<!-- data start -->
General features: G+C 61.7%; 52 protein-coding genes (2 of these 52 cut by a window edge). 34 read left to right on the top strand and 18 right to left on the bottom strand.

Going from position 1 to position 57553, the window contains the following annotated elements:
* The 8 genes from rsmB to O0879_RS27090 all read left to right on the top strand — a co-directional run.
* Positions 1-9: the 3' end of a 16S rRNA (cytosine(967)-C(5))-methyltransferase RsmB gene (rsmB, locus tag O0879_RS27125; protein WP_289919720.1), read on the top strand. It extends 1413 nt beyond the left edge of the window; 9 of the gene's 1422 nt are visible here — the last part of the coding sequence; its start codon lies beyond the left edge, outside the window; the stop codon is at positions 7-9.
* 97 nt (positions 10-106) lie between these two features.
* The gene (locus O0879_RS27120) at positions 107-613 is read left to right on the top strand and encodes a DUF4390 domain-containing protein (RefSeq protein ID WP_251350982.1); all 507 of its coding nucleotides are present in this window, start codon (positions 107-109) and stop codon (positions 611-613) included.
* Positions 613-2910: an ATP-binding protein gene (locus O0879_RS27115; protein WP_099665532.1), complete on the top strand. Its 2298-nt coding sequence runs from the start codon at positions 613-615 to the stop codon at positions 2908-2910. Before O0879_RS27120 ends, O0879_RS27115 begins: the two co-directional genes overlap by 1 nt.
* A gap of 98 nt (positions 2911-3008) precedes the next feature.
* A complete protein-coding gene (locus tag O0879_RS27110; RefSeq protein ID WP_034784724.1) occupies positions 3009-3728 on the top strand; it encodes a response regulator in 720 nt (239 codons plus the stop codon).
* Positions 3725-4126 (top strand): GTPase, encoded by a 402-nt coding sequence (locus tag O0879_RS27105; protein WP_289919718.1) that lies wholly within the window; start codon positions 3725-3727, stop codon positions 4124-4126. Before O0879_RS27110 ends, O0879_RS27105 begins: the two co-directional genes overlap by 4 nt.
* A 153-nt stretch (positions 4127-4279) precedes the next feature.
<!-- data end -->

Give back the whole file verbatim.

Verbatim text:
General features: G+C 61.7%; 52 protein-coding genes (2 of these 52 cut by a window edge). 34 read left to right on the top strand and 18 right to left on the bottom strand.

Going from position 1 to position 57553, the window contains the following annotated elements:
* The 8 genes from rsmB to O0879_RS27090 all read left to right on the top strand — a co-directional run.
* Positions 1-9: the 3' end of a 16S rRNA (cytosine(967)-C(5))-methyltransferase RsmB gene (rsmB, locus tag O0879_RS27125; protein WP_289919720.1), read on the top strand. It extends 1413 nt beyond the left edge of the window; 9 of the gene's 1422 nt are visible here — the last part of the coding sequence; its start codon lies beyond the left edge, outside the window; the stop codon is at positions 7-9.
* 97 nt (positions 10-106) lie between these two features.
* The gene (locus O0879_RS27120) at positions 107-613 is read left to right on the top strand and encodes a DUF4390 domain-containing protein (RefSeq protein ID WP_251350982.1); all 507 of its coding nucleotides are present in this window, start codon (positions 107-109) and stop codon (positions 611-613) included.
* Positions 613-2910: an ATP-binding protein gene (locus O0879_RS27115; protein WP_099665532.1), complete on the top strand. Its 2298-nt coding sequence runs from the start codon at positions 613-615 to the stop codon at positions 2908-2910. Before O0879_RS27120 ends, O0879_RS27115 begins: the two co-directional genes overlap by 1 nt.
* A gap of 98 nt (positions 2911-3008) precedes the next feature.
* A complete protein-coding gene (locus tag O0879_RS27110; RefSeq protein ID WP_034784724.1) occupies positions 3009-3728 on the top strand; it encodes a response regulator in 720 nt (239 codons plus the stop codon).
* Positions 3725-4126 (top strand): GTPase, encoded by a 402-nt coding sequence (locus tag O0879_RS27105; protein WP_289919718.1) that lies wholly within the window; start codon positions 3725-3727, stop codon positions 4124-4126. Before O0879_RS27110 ends, O0879_RS27105 begins: the two co-directional genes overlap by 4 nt.
* A 153-nt stretch (positions 4127-4279) precedes the next feature.